Packet loss is a fact of life on the wide area network (WAN). In many cases, what separates the top-rated service providers from second-tier competitors is the quality of their services and the ability to minimize the number of data packets that are lost across the WAN. Still, in the current economic conditions, many enterprises are seeking ways to cut operating costs out of IT budgets, and the organization’s WAN links seem to be an...
easy target. In many cases, second-tier WAN service providers promise higher bandwidth at a lower price point.
This was precisely the situation for Robert Klages, Director of IT for Monotype Imaging. He noted, “Like many organizations over the last couple of years, we were looking for ways to cut costs. To that end, we switched from a top-tier networking vendor to someone that offered high bandwidth at a lower cost.”
However, despite the increased available bandwidth, performance on the company’s remote backup jobs and database synchronizations suffered after the change in WAN vendors. “We didn’t know as much as we should have about packet loss prior to changing WAN vendors,” continues Klages, “and found out the hard way that while a 1% packet loss claim may not seem like a lot on paper, it can certainly have a big impact on performance.”
While lost or corrupted packets are accounted for within the TCP/IP protocols, the impact of dropped packets can still be significant and cumulative. When a network connection starts experiencing problems, missing or corrupted data packets are resent, slowing down the transfer itself. Likewise, if enough errors creep into the connection, the transfer protocol will throttle itself back by shrinking the size of the receive window, requiring additional acknowledgements between sender and receiver in order to stabilize the connection. So while the connection becomes more reliable, overall bandwidth utilization is lowered.
Fortunately, packet loss is not a new problem and there are a number of tools available to determine the quality of your WAN connection. By using common TCP/IP utilities, like ping for Windows, WAN engineers can spot trouble on their connections. Although primarily designed for home broadband users, websites such as PingTest.net and the FCC’s Broadband Quality Test offer a quick way to check the quality of Internet links to outside servers.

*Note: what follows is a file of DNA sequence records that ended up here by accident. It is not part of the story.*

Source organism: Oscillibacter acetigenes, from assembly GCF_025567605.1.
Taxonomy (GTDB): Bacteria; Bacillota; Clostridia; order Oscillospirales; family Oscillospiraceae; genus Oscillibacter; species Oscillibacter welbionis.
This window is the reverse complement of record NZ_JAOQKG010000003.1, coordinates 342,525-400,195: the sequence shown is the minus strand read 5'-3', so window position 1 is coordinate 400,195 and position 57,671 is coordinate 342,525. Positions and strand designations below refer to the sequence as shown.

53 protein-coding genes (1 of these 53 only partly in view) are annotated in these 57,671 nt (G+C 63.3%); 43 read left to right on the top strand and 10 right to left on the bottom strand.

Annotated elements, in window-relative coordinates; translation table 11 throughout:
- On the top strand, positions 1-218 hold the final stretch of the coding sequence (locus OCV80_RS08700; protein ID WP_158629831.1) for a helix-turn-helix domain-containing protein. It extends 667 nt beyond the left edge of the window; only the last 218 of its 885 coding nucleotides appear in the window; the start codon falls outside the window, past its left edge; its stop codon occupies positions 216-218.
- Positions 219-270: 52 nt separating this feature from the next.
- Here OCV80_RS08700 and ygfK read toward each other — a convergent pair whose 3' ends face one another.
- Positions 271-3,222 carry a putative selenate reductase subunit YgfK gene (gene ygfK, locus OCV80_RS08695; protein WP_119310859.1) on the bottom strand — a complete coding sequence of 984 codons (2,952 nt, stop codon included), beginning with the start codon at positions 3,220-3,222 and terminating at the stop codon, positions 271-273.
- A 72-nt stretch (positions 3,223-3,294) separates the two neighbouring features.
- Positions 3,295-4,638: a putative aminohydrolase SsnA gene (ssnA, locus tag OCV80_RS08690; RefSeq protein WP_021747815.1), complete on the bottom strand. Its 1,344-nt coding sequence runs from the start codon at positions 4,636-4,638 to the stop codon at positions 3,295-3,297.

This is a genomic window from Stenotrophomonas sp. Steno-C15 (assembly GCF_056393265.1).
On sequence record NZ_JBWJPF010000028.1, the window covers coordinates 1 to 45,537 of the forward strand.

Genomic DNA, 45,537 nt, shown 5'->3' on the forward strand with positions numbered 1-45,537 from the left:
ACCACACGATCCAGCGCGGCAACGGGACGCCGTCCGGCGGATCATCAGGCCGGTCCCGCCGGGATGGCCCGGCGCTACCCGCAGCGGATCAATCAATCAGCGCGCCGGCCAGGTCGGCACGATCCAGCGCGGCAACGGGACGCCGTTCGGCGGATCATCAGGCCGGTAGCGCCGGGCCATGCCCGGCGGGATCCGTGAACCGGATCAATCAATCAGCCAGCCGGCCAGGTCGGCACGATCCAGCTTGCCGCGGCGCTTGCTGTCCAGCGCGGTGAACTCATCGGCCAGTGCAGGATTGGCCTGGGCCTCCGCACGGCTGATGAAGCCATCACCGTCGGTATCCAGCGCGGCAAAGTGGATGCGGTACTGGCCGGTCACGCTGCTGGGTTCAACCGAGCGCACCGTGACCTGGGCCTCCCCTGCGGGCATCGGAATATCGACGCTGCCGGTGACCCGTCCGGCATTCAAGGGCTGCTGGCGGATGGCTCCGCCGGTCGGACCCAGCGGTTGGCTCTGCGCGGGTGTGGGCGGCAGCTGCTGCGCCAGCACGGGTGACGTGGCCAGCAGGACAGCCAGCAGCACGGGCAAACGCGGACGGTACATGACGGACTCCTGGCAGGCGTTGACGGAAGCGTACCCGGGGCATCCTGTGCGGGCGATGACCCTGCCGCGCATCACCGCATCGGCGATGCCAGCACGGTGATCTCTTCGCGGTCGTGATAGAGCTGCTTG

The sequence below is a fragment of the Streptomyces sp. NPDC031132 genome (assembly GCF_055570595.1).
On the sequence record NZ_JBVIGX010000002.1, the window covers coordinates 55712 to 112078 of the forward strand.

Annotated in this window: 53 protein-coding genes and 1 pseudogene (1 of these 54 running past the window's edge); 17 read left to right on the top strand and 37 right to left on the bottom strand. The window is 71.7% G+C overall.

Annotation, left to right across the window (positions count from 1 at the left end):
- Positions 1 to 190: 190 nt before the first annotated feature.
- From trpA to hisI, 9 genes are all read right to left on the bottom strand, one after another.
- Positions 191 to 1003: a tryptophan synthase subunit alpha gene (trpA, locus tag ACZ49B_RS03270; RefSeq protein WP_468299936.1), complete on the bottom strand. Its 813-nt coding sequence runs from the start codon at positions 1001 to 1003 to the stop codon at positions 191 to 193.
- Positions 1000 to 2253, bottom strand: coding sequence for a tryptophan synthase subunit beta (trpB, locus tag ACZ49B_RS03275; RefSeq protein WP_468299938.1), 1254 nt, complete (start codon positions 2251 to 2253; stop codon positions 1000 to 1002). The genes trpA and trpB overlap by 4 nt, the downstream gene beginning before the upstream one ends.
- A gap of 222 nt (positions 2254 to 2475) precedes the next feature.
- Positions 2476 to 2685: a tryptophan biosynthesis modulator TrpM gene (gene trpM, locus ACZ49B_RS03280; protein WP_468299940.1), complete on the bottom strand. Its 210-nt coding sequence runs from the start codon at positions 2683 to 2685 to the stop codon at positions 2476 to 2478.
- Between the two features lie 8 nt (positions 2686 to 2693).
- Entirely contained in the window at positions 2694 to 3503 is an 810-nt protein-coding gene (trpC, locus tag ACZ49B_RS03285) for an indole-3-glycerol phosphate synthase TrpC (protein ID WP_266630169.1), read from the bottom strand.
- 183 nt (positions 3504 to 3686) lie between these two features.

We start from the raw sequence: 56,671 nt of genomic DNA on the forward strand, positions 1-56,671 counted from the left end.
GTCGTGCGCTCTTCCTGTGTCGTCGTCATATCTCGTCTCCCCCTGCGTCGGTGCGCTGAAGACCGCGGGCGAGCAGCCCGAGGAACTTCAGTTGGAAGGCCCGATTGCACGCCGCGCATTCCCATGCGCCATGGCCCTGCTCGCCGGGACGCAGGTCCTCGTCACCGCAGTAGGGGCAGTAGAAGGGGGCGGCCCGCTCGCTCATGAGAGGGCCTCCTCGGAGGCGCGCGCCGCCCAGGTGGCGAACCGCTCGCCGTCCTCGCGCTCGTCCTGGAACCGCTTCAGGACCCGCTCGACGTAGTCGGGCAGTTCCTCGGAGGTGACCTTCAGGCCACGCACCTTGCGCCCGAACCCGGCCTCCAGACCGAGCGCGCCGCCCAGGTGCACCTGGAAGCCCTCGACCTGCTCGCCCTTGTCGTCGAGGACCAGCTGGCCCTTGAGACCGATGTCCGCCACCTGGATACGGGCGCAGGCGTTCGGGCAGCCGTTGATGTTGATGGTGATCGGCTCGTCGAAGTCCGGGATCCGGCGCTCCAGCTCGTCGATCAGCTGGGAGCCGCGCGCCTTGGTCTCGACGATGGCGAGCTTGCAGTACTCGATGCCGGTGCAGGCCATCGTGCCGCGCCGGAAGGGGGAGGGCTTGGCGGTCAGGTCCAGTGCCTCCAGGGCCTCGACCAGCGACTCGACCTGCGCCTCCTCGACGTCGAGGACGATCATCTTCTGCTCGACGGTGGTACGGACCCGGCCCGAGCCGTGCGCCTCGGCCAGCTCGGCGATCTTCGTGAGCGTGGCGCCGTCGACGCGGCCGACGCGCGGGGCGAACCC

For Monotype Imaging, moving to new WAN optimization appliances curbed their packet loss issue. They chose Silver Peak appliances that not only perform the typical WAN acceleration functions, such as compression and caching, but also utilize protocol optimizations. Protocol optimization identifies specific issues in application and transfer protocols, such as those used by Microsoft Exchange, Windows CIFS, and TCP/IP, and makes specific fixes when those protocols are in use. For TCP/IP, the appliances perform error correction algorithms and packet loss techniques that ultimately prevent the protocol from using its own techniques to improve the quality of the connection. The result is optimized WAN links they can not only use for their existing processes, such as remote backups, but also their additional applications.
Klages concluded by saying, “Improving the packet loss issue has allowed Monotype to consider new applications, primarily Microsoft’s Office Communications Service and video conferencing. We would never have even considered these apps without WAN acceleration and optimization in place.”
While not every service provider and application use case will require an organization to deploy WAN optimization products, the issues that Monotype Imaging experienced are not by any means unique. A positive wide area network experience goes beyond sheer bandwidth and needs to factor in the quality of the connections your headquarters and remote sites have available. Simply throwing additional bandwidth at a problem rarely resolves the issue and a deeper level of troubleshooting and management will be required to support the applications your organization wants to use over those links.